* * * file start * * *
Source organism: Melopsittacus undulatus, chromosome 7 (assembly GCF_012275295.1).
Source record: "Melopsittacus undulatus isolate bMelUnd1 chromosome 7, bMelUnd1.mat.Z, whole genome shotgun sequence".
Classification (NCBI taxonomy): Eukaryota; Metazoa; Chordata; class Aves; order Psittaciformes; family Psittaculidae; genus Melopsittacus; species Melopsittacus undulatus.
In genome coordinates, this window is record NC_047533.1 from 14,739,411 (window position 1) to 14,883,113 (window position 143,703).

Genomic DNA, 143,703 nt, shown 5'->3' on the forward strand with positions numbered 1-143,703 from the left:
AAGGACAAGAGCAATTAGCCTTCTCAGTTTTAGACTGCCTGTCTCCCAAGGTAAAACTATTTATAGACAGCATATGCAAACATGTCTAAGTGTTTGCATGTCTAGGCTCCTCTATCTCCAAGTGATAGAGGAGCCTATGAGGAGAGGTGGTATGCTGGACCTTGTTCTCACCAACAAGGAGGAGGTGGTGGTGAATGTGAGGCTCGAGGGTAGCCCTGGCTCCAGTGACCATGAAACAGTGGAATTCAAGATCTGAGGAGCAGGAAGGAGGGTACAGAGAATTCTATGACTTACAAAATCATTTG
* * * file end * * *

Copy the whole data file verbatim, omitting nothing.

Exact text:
Source organism: Melopsittacus undulatus, chromosome 7 (assembly GCF_012275295.1).
Source record: "Melopsittacus undulatus isolate bMelUnd1 chromosome 7, bMelUnd1.mat.Z, whole genome shotgun sequence".
Classification (NCBI taxonomy): Eukaryota; Metazoa; Chordata; class Aves; order Psittaciformes; family Psittaculidae; genus Melopsittacus; species Melopsittacus undulatus.
In genome coordinates, this window is record NC_047533.1 from 14,739,411 (window position 1) to 14,883,113 (window position 143,703).

Genomic DNA, 143,703 nt, shown 5'->3' on the forward strand with positions numbered 1-143,703 from the left:
AAGGACAAGAGCAATTAGCCTTCTCAGTTTTAGACTGCCTGTCTCCCAAGGTAAAACTATTTATAGACAGCATATGCAAACATGTCTAAGTGTTTGCATGTCTAGGCTCCTCTATCTCCAAGTGATAGAGGAGCCTATGAGGAGAGGTGGTATGCTGGACCTTGTTCTCACCAACAAGGAGGAGGTGGTGGTGAATGTGAGGCTCGAGGGTAGCCCTGGCTCCAGTGACCATGAAACAGTGGAATTCAAGATCTGAGGAGCAGGAAGGAGGGTACAGAGAATTCTATGACTTACAAAATCATTTG